Professor wins WiSys Innovator of the Year Award

Kehoe developed applicator for calf disbudding, improves animal welfare, enhances safety for handlers 

August 11, 2022 – University of Wisconsin-River Falls Dairy Science Professor Sylvia Kehoe always wanted to help animals.

"I had an idea my research could help a lot of animals around the world,” Kehoe said.

On Monday, Kehoe received the Carl E. Gulbrandsen Innovator of the Year Award during the WiSys SPARK Symposium held at UW-La Crosse. The symposium brought faculty, staff and students together from across the UW System to network, collaborate and celebrate research and innovation.

2022 WiSys Spark Symposium UWL 0120 Sylvia KehoeThe award is presented to a UW System faculty/staff member or student making exemplary contributions as an innovator. The award was created to honor the former managing director of the Wisconsin Alumni Research Foundation who supported WiSys throughout his 16-year tenure.

"It was a total surprise, and I am so pleased,” Kehoe said of receiving the award.

WiSys is a nonprofit organization that works with faculty, staff, students and alumni of the UW System to facilitate cutting-edge research programs, develop and commercialize discoveries, and foster a spirit of innovative and entrepreneurial thinking across the state.

Kehoe most recently has been working on an adhesive patch technology for disbudding the cells that cause horns to grow on calves.

"I am so excited about this applicator,” Kehoe said. “I am hoping the award will make it possible to get some recognition for it and that farmers would hear about it. It is such a wonderful tool for the dairy industry."

The applicator license has been bought by a private company that will decide how to commercialize it, Kehoe said.

Traditionally, caustic paste or a hot iron is used to singe off the cells that cause horns to grow in calves. Paste has grown in popularity in recent years with little to no research on how much of the product to use, Kehoe said.

Around 2017, Kehoe and one of her students put caustic paste on a calf.

"We watched the calf walk away and it was shaking its head and trying to get it off,” Kehoe recalled. “It’s painful.”

Kehoe realized there had to be a better way to disbud calves. After receiving a small stipend from WiSys and funding from the Dairy Innovation Hub, she worked with UW-Platteville’s John Obielodan to 3D print prototypes of potential applicators.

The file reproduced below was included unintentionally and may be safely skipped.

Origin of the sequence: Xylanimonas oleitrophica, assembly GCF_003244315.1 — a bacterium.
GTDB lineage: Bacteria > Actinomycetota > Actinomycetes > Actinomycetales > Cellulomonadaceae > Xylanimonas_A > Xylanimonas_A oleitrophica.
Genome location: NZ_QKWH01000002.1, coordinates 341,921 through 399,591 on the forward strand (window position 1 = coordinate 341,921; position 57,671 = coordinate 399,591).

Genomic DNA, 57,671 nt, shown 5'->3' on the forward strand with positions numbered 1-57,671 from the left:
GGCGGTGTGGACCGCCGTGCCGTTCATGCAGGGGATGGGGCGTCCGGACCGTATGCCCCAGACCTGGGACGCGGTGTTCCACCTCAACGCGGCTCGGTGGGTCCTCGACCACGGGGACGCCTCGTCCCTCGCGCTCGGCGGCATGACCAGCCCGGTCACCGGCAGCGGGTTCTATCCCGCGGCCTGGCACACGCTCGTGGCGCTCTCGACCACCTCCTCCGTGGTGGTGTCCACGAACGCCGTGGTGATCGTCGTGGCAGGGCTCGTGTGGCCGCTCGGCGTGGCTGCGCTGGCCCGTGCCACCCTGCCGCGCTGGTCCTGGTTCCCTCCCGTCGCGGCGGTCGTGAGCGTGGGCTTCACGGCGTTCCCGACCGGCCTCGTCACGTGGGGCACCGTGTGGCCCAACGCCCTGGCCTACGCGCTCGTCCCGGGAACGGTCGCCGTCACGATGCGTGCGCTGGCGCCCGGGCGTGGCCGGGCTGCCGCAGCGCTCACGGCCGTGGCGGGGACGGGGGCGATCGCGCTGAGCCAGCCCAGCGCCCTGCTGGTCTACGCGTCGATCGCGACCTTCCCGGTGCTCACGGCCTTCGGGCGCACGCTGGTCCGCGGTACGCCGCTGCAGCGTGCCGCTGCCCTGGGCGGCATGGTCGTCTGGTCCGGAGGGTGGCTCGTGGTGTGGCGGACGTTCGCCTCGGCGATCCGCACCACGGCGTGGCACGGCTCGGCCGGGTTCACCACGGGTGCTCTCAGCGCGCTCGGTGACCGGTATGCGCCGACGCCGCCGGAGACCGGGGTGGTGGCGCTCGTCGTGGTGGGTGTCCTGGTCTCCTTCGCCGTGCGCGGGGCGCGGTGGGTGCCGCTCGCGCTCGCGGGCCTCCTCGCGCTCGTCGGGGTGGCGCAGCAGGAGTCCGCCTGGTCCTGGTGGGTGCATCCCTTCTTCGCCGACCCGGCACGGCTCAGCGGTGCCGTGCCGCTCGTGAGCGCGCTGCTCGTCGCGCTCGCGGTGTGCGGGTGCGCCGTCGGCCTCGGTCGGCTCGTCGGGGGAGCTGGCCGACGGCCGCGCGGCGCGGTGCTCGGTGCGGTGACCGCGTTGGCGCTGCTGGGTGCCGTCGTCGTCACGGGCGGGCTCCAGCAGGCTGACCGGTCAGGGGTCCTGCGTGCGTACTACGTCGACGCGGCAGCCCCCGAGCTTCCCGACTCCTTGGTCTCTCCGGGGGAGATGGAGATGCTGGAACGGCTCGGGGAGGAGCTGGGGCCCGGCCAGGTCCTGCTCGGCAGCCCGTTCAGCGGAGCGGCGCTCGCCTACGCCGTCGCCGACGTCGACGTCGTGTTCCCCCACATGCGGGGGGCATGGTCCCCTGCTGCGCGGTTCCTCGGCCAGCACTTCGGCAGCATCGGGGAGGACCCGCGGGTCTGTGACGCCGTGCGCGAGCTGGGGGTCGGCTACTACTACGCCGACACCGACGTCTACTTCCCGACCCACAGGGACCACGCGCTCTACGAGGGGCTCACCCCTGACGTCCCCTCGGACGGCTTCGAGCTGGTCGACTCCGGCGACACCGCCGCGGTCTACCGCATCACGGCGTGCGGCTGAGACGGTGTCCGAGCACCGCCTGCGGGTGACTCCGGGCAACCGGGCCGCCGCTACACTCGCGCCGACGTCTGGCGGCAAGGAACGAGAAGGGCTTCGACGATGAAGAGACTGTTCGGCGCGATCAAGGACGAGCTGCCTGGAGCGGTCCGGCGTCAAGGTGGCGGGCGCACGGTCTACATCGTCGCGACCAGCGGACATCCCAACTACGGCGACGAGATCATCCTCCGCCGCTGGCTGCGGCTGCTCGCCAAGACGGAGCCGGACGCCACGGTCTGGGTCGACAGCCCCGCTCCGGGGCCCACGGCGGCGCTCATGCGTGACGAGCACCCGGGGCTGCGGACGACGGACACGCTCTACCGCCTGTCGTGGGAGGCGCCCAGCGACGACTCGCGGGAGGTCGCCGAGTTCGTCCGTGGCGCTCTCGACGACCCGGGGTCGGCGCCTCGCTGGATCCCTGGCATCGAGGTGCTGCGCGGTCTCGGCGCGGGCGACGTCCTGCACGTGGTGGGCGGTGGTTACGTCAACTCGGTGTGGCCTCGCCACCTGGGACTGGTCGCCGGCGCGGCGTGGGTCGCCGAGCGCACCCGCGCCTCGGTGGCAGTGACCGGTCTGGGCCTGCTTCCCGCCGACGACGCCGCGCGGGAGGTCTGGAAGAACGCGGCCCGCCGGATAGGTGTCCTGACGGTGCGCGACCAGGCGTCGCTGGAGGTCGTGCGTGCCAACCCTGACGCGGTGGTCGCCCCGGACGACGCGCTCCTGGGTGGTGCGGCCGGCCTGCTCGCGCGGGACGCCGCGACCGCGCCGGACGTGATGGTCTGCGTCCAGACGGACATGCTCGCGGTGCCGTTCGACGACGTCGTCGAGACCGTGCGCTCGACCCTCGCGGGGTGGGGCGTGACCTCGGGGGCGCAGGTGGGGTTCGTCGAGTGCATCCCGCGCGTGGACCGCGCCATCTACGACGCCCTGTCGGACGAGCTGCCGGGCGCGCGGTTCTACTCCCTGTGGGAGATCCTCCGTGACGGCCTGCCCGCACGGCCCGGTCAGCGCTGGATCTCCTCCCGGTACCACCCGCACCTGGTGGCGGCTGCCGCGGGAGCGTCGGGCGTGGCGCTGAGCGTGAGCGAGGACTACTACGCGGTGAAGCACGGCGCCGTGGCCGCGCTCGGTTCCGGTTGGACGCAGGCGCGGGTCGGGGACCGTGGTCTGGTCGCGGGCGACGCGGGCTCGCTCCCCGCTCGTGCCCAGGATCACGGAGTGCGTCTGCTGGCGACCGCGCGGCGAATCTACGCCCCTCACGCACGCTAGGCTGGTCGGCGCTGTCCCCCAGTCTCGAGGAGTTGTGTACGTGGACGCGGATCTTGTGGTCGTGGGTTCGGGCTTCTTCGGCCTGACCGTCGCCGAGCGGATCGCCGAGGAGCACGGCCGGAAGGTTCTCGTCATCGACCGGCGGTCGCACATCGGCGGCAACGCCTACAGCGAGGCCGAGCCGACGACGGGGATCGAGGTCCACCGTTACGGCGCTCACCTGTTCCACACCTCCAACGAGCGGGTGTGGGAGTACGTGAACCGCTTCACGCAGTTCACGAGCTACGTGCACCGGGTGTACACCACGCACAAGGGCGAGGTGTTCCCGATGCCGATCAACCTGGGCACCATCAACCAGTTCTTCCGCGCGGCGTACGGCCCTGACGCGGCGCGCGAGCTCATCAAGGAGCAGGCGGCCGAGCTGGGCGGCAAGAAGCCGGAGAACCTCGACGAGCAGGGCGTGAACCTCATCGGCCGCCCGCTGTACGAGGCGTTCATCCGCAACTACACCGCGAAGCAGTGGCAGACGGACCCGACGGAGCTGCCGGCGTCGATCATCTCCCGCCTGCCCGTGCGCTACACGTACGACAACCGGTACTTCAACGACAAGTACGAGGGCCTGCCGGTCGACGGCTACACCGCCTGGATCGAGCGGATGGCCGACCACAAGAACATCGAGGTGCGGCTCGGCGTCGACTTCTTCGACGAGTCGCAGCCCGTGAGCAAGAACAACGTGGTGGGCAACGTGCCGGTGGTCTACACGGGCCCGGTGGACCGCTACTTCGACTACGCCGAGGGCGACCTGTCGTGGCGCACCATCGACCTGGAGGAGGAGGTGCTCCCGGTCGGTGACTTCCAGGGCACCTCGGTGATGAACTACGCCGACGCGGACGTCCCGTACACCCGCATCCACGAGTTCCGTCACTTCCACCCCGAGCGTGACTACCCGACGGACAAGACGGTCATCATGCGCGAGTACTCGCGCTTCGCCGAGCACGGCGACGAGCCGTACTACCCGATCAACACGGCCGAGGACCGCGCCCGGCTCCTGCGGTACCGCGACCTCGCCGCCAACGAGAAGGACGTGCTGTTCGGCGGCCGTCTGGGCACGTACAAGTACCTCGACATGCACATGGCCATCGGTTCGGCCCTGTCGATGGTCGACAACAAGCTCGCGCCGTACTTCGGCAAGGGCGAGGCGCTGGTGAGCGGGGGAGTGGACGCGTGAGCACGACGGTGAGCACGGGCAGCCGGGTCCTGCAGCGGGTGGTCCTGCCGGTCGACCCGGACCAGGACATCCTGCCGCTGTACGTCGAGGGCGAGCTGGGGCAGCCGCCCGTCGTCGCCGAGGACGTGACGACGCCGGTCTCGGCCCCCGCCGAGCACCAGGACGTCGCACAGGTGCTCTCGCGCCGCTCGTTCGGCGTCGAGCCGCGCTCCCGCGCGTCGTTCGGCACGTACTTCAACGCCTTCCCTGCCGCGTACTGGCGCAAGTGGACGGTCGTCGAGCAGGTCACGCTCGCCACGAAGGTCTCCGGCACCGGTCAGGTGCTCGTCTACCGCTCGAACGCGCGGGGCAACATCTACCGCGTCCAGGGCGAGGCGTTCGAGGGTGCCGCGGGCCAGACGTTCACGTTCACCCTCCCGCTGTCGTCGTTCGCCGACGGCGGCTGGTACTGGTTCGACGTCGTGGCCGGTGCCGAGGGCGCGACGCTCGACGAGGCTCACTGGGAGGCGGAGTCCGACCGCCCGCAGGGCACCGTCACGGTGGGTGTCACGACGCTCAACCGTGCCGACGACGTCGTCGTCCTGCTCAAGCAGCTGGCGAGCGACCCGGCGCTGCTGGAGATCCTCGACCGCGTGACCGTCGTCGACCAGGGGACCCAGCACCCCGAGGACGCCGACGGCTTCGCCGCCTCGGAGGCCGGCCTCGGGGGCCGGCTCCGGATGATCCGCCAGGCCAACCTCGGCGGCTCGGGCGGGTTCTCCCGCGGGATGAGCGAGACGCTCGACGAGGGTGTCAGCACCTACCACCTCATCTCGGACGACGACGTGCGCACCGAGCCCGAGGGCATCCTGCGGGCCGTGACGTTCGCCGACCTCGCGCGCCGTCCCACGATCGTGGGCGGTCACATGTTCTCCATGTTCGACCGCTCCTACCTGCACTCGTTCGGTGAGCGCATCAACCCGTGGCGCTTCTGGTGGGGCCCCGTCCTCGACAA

"It provides a self-contained, consistent application for the paste,” Kehoe said. “It provides safer handling for the workers. It’s safer for the calf, preventing chemical burns from run off or contact from other calves. It’s convenient.”

Last year, they received a WiSys Ignite Grant to further develop prototypes of the applicator.

The applicator allows for the effective disbudding of calves within the first seven days of their lives.

With the use of the applicator, handlers would still give pain relief to the animals through lidocaine block.

"“It’s exciting that a product like this could have huge benefits for humans and animals,” Kehoe said. “I love the idea my research could help many animals around the world.”

Steve Kelm, chair of the Animal and Food Science Department, said he was thrilled to see Kehoe recognized for her work.

"Dr. Kehoe has a true passion for the health and welfare of dairy calves, and this comes through in her teaching, her research and her interaction with students,” Kelm said. “She has mentored many students in undergraduate research projects and has been a very positive influence on these students as they look into future careers.”

Kelm said he loves the applicator idea.

“To me, ideas such as this that solve problems in a simple and cost-effective manner are so valuable to the dairy industry,” he said. “I am not surprised at all that someone saw the value in her ideas and is taking the applicator to market. It is a great idea, a win-win solution for the calf, the dairy manager and all entities involved.” 

Kehoe has taught at UWRF since 2006 in dairy science, animal science and calf nutrition.

“I love teaching,” Kehoe, of Hudson, said. “I love our students. Our students are the best. They are down to earth. They are engaged and curious. They are just real.”

Kehoe studied animal science at the University of California-Davis for her undergraduate degree, her master’s degree at Iowa State University and her Ph. D. at Pennsylvania State University.

Photo: Dairy Science Professor Sylvia Kehoe at the WiSys SPARK Symposium where she received the WiSys Innovator of the Year Award.

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